by Emily Armentrout
Recently, Wabash City Schools and the Metropolitan School District of Wabash County announced their hire of Melissa Brisco, who will be the Chief Academic Officer for both districts. Brisco fills the position of Lavonne Sparling at MSD of Wabash County and of Jan Roland at Wabash City Schools, both of which retired at the end of the 2013-14 school year.
Brisco comes to Wabash County from Noblesville High School, where she taught for 10 years before moving to MSD of Wayne Township to be assistant principal and eventually principal. She later moved back to Noblesville High School to be the Director of Learning, working with Title I and Title III. Title I is a federally funded grant for schools that have a large population of free and reduced lunch to help close the equity gap. Title III is a program to support English as a second language.
Brisco went to Marion College, Indianapolis, where she received her Bachelor of Arts in Elementary Education. She completed her Master’s at Butler University in their Administration program and is currently pursuing her doctorate at Indiana University, where she hopes to graduate in December. She comes from a family where education runs in their blood. Her parents were both educators, along with her brother and sister-in-law. She is the youngest of four kids and a twin.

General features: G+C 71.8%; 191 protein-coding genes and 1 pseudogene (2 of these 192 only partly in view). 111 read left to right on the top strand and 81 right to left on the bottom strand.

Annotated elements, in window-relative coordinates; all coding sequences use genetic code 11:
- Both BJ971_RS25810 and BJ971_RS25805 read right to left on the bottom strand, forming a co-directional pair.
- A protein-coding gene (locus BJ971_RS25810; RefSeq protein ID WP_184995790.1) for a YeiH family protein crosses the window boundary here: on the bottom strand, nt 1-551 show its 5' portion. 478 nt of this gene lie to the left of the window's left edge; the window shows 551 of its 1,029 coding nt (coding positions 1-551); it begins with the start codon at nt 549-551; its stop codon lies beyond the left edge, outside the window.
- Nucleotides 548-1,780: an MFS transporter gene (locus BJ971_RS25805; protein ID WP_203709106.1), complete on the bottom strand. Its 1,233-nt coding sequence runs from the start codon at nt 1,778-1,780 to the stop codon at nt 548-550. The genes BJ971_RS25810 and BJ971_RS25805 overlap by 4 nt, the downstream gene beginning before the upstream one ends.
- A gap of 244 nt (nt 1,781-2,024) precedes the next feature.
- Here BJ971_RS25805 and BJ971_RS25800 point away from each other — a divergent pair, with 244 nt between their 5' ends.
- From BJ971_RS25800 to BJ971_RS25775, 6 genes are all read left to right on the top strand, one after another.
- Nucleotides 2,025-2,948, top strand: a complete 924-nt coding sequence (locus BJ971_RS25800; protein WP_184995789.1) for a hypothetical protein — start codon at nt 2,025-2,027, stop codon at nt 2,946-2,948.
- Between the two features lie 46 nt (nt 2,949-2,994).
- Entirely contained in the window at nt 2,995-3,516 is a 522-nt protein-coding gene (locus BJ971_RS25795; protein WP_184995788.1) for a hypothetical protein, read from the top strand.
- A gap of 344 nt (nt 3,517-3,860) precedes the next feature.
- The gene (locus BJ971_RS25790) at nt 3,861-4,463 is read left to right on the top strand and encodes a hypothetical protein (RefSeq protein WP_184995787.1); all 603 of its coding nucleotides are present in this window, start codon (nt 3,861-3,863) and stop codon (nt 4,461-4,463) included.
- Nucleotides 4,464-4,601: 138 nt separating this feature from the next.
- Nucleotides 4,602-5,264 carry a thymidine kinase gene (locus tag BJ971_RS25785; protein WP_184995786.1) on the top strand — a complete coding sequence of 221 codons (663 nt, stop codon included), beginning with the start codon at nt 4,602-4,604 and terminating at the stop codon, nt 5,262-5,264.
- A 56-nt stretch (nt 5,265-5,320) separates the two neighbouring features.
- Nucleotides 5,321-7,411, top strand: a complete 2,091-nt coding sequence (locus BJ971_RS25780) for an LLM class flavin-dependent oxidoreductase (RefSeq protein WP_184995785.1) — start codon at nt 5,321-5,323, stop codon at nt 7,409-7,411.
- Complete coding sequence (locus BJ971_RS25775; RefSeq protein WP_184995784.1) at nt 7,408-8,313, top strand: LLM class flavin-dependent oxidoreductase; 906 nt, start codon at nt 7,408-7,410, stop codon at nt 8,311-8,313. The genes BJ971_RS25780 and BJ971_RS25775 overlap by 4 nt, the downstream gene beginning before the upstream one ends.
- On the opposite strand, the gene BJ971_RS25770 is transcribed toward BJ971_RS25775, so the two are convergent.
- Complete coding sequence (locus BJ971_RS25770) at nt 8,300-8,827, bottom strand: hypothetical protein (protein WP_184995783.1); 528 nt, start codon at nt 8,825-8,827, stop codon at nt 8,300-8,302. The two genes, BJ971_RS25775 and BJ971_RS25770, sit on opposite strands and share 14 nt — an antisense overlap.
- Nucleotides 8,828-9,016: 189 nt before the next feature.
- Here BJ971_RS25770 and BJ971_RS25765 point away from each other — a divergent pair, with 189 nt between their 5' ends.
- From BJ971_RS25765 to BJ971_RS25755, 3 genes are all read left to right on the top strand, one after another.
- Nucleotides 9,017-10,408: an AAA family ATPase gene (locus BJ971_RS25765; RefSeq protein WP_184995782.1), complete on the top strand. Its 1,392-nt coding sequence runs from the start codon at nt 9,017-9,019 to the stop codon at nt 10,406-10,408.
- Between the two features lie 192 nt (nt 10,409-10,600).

With three school districts in Wabash County, consolidation is always on the mind of the community whenever schools make changes that bring them together. The joint hire by MSD of Wabash County and Wabash City Schools is only an opportunity to collaborate when it comes to their resources. “This cooperation between Wabash City School and MSD allows us an opportunity to gain expertise in the curriculum field and will also help us to build relationships with our surrounding neighbors,” Jason Callahan, Wabash City Schools' superintendent, told The Paper.
by Eric Stearley
Wabash County Habitat for Humanity celebrated the opening of its new office space with an open house May 30. Previously, the organization worked out of an open office at Friends Church, and before that, there was no office in Wabash County. This represents the second major step in the local affiliate’s transition from a volunteer-only model to a full-time, staffed model, the first step of which was the hiring of Executive Director Steve Miller last year.
“It’s been a really smooth transition,” Miller said during the open house.”
Other than a few leaky pipes, the house was in good condition and structurally sound. After receiving some donations in the form of furniture, they did some decorating and made it their own.
“We actually moved in three weeks ago. That’s why its good to have volunteers, because otherwise it would not look like this. We’ve been really blessed in a lot of ways.”